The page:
The newspaper coverage of the Texas Supreme Court's ruling that tossed out a lawsuit against a Pentecostal church over an incident that resulted in a 17-year-old girl being held down on the floor of the church has been more than solid. The two articles from the Fort Worth Star-Telegram have been a model in careful use of religious language and balance. Max Baker is conscientious in his use of religious terminology, presents both sides of the story, explains the narrow nature of ruling effectively and gives readers a sense of what is or is not likely to happen in this 12-year legal battle. Baker's article on the ruling appropriately lays out the court's ruling in detail and then gives legal experts on both sides of the debate room to let it out:
Texas Supreme Court Justice David Medina, writing for the majority, said the case presents an ecclesiastical dispute over religious conduct that would unnecessarily entangle the court in church doctrine.
Medina said that while Schubert's argument regarding physical injuries might be tried without mentioning religion, her case was mostly about her emotional or psychological injuries from a sanctioned religious activity.
For the court to impose any legal liability for engaging in a religious activity would have an unconstitutional "chilling effect" by compelling the church to abandon core principles of its religious beliefs, Medina wrote.
But the justice added that the court does not mean to imply that anyone may commit an intentional wrong, such as sexual assault, and get away with it.
One must remember that this is Texas, the same state that is struggling with what to do over the legal mess they are in with the FLDS sect. To say that the majority's opinion was aware that people would look to this opinion to see how it could reflect on that case would be an understatement.
The key to the 20-page opinion in my humble opinion is that Laura Schubert's case (who now goes by Laura Schubert Pearson) was based on the assertion that the events at the church caused her physical and emotion damage. However, there was no evidence of physical injuries to take to the jury, and her testimony at trial dealt only with her emotional and psychological injuries stemming from the incident that involved religious activity. The state's highest court does not want people to be able to sue and get damages for emotional injuries coming out of religious events.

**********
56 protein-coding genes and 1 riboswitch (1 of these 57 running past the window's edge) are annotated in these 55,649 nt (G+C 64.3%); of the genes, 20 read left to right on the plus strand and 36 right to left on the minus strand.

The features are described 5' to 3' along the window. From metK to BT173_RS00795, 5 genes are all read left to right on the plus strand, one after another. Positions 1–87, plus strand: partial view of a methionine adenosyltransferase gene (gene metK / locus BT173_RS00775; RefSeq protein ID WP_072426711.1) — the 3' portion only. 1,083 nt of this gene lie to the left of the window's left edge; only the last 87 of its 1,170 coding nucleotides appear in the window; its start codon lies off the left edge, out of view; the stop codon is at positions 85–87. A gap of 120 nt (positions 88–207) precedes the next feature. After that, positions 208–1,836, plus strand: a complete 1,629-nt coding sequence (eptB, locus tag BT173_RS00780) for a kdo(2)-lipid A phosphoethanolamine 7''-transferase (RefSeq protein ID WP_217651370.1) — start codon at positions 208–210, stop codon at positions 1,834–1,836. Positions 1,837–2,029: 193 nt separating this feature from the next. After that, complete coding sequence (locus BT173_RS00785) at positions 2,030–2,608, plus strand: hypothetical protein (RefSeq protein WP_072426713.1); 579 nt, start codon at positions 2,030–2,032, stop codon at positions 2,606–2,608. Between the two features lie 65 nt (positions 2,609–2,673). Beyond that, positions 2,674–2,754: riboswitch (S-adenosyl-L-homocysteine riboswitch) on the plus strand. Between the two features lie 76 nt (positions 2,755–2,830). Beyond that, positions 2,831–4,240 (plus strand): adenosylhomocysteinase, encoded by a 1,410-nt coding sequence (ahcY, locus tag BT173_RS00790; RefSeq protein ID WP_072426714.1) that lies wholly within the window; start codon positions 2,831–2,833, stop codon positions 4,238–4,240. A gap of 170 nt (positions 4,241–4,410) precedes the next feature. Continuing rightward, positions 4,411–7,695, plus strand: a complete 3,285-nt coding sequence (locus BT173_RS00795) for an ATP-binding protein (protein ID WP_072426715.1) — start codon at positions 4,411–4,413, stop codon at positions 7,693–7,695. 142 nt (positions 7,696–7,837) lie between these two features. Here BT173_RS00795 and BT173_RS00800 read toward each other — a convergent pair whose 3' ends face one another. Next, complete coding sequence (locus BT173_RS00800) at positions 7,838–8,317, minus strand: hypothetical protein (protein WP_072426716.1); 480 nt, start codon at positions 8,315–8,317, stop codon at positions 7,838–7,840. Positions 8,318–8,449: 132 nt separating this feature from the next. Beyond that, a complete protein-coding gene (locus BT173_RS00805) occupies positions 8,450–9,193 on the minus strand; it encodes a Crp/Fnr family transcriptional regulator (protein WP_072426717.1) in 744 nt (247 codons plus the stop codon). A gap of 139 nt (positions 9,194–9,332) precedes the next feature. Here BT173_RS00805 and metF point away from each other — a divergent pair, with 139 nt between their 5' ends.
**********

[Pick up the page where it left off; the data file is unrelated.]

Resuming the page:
The "expert debate" following the explanation of the court's opinion gives both sides of the issue in reasonable, if not predictable, detail.
Next to the story on the legal issues coming out of the decision is a rather lengthy article on the history of the case. Overall the article deals with the religious issues in a fairly informative and balanced way. Partly because the church stopped apparently cooperating with the media, Shubert's side of the story is featured prominently:
Laura Schubert Pearson was an impressionable 17-year-old when friends in her church youth group thought demons possessed her.
Repeatedly, over two days, the youth pastor, his wife and others held the girl down on the floor of the Pleasant Glade Assembly of God Church in Colleyville, even as Pearson screamed, fought and begged to be released.
They cast it as wrestling with the devil.
But she said it was "like being pummeled by this very large group. These were our friends, people we hung out with."
The article does not use the church's refusal to comment as an excuse to not include their side of the story. Baker drew on material from the church's attorneys during the legal proceedings to show that the church viewed Schubert "as an out-of-control, attention-seeking teenager who he once said 'breathes in attention the same way we breathe in air.'"
As for Schubert's father, who was an Assemblies of God minister and missionary at the time of the incident, he has resigned and become an agnostic. I'm sure you could write an entire separate article on that part of the story.
My last observation is that I hope the Star-Telegram follows up on this matter and not only from a legal perspective. From a religious perspective, the Assemblies of God, is the world's largest Pentecostal denomination with about 57 million adherents. Overall, Pentecostalism crosses over into several Christian denominations and is not easily defined.
Why are people attracted to Pentecostalism? From what religious traditions do new adherents come? How do the children of Pentecostal believers respond to the faith? The trickiest question evolves around the incident in the lawsuit: what is the church's doctrine and core religious beliefs? These are all complicated questions that don't have easy answers.
Saint Francis exorcising demons in Arezzo, fresco of Giotto used under a Wikimedia Commons license.